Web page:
(24:00) to (26:00)

S: But sometimes-- wasn't it Sister Corita Kent, the art-making nun, who said, like, sometimes you have to choose a place to stay and then stay there for a little while?

J: Mmhmm.

S: Y'know? And Corita Kent was talking about art, as a way to plant and some kind of practice. And then commit for a short time long enough to see where it goes.

J: Right. Because no matter what, the first year of college is really hard and the second year is easier, and the third year is easier than that, and the fourth year is easier than that. I think it's find a place to trust, and then stay there a while?

S: Yes! Yes. Find a place to trust and try trusting it for a little while.

J: Yeah. So that's what I would say, is if you can find a place to trust, or even if you glimpse the possibility of being in a place that you might be able to trust in the future, do try to stay there for a while.

S: Yeah. Good luck, Cate.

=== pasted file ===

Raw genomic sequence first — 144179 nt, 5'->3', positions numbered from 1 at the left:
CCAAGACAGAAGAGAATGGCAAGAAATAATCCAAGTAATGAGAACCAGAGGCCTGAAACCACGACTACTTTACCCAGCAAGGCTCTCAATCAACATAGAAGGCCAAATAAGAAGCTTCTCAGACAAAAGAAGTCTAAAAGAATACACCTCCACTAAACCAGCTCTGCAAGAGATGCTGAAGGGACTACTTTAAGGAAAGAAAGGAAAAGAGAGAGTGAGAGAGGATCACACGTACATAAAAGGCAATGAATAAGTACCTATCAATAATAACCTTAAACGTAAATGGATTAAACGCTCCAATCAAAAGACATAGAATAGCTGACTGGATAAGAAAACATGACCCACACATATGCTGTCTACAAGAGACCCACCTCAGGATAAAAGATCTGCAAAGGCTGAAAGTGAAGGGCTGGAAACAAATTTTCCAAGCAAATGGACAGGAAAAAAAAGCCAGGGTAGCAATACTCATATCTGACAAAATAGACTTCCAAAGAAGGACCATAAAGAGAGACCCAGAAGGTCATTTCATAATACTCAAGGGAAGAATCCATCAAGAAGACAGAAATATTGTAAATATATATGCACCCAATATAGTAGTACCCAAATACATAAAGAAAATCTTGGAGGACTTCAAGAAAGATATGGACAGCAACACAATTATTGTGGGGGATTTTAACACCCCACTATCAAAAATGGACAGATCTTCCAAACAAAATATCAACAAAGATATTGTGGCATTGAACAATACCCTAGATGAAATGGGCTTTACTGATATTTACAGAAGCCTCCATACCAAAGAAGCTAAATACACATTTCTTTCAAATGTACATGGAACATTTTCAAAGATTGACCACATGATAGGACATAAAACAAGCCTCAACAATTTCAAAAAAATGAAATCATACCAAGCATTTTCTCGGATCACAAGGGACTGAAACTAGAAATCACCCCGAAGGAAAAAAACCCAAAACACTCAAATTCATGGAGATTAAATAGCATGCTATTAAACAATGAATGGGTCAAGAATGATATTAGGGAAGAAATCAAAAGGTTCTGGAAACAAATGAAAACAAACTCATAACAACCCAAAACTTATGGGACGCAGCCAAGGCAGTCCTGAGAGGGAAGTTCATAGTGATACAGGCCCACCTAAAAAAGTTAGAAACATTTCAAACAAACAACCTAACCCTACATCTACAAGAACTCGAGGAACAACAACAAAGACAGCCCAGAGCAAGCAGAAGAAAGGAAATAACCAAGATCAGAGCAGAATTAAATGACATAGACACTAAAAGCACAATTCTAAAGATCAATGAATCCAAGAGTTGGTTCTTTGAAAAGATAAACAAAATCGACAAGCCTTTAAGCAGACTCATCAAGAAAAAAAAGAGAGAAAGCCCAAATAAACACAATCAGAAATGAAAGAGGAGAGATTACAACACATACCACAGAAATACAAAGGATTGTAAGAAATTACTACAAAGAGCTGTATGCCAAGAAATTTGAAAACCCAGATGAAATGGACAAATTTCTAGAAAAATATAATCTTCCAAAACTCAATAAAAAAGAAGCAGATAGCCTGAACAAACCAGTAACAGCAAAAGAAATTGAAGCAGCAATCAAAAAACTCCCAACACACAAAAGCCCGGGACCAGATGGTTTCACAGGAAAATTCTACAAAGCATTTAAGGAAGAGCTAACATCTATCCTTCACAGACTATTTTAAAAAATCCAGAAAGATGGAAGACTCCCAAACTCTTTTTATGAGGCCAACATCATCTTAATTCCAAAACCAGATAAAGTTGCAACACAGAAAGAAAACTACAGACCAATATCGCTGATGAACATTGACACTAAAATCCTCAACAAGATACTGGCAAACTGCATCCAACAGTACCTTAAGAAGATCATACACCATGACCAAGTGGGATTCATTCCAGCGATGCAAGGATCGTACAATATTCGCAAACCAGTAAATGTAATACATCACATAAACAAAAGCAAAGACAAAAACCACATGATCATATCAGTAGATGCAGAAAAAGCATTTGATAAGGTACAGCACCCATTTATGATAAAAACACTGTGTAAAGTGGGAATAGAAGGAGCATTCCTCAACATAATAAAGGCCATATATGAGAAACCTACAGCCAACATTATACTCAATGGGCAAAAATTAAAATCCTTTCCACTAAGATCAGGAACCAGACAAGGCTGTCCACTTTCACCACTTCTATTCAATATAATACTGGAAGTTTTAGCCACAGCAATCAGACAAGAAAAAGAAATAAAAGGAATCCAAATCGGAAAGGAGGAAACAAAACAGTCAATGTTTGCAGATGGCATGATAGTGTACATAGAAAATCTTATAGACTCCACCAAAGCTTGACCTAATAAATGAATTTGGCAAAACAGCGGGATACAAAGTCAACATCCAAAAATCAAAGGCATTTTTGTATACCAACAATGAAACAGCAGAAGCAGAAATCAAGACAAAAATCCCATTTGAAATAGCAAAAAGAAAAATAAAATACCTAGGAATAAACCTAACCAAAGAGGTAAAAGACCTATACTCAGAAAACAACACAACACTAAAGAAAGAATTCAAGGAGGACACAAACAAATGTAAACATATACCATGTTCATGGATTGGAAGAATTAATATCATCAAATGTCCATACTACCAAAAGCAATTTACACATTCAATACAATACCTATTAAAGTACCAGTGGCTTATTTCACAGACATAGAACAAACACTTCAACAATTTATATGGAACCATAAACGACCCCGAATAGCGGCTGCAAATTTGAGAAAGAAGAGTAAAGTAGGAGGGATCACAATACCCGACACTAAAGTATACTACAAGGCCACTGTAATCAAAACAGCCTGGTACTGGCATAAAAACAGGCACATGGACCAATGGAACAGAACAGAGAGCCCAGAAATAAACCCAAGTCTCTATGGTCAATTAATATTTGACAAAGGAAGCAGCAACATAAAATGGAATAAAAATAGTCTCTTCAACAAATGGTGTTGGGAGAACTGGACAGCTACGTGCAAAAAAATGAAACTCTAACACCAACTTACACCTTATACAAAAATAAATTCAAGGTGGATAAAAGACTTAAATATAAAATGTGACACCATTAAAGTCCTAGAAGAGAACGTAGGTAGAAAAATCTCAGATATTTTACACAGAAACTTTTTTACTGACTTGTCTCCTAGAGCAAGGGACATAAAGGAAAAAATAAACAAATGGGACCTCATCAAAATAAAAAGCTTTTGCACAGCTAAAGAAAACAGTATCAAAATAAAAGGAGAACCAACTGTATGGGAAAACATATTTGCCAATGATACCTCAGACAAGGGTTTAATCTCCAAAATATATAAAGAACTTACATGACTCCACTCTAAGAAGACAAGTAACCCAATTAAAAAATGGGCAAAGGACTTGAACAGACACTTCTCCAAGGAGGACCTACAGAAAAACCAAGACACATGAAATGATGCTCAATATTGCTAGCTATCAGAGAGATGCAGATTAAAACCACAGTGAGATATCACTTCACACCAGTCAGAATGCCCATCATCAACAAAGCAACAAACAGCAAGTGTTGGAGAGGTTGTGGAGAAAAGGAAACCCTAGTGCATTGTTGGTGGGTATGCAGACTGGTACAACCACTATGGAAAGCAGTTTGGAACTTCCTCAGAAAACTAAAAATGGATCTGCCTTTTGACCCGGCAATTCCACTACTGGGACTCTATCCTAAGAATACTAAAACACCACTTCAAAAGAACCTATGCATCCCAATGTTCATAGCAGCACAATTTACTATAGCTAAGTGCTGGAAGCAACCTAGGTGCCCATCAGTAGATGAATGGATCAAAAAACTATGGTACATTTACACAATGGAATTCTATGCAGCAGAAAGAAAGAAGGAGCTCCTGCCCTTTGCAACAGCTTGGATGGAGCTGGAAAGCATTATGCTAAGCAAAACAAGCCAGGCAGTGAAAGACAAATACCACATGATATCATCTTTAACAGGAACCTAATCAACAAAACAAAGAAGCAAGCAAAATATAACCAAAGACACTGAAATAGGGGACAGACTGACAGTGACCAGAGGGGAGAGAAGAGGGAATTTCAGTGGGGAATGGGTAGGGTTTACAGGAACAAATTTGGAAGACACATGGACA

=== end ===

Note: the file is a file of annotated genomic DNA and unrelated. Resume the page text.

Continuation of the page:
J: You're gonna need it 'cause 99.99% of life is luck. [pauses] Is that a good way to go?

S: [laughing] No.

J: It's true, though. Can I ask this question about being a....

S: Yes.

J: ...a moth?

S: Sure.

J: Because it'll-- do you know my favorite joke?

S: [laughs] Yeah I do.

J: Have you heard the one about the moth?

S: I have heard it. And I'm sure this audience has as well. At least once.

J: Goes into a podiatrist's office?

S: Yes, I've heard.

J: Oh. Do you remember what the moth says?

S: "The light was on."

J: Well, you skipped the whole setup and went straight to the punchline.

S: [gleefully] I know!

J: It's almost like you don't want me to tell the joke again.

S: [laughs] I ruined it. [laughs]

J: Sarah writes:

If we're all just moths flying toward the light and no one knows whether we're really making decisions or just responding to stimuli, why do I constantly do things that are not helpful to me? Why do I stay up an hour later instead of going to bed when I'm tired, or drink soda instead of water when I'm thirsty? And why is it that sometimes I do drink water or go to sleep on time, but not always? 

 (26:00) to (28:00)

J: [continues reading]

Are there just a ton of metaphorical lights shining on us all at once? Which light is the one that makes me feel like I have to be doing something every minute of every day? Because I'd like to turn that one off.

J: Well. The thing about the moth joke--

S: So many Sarahs today.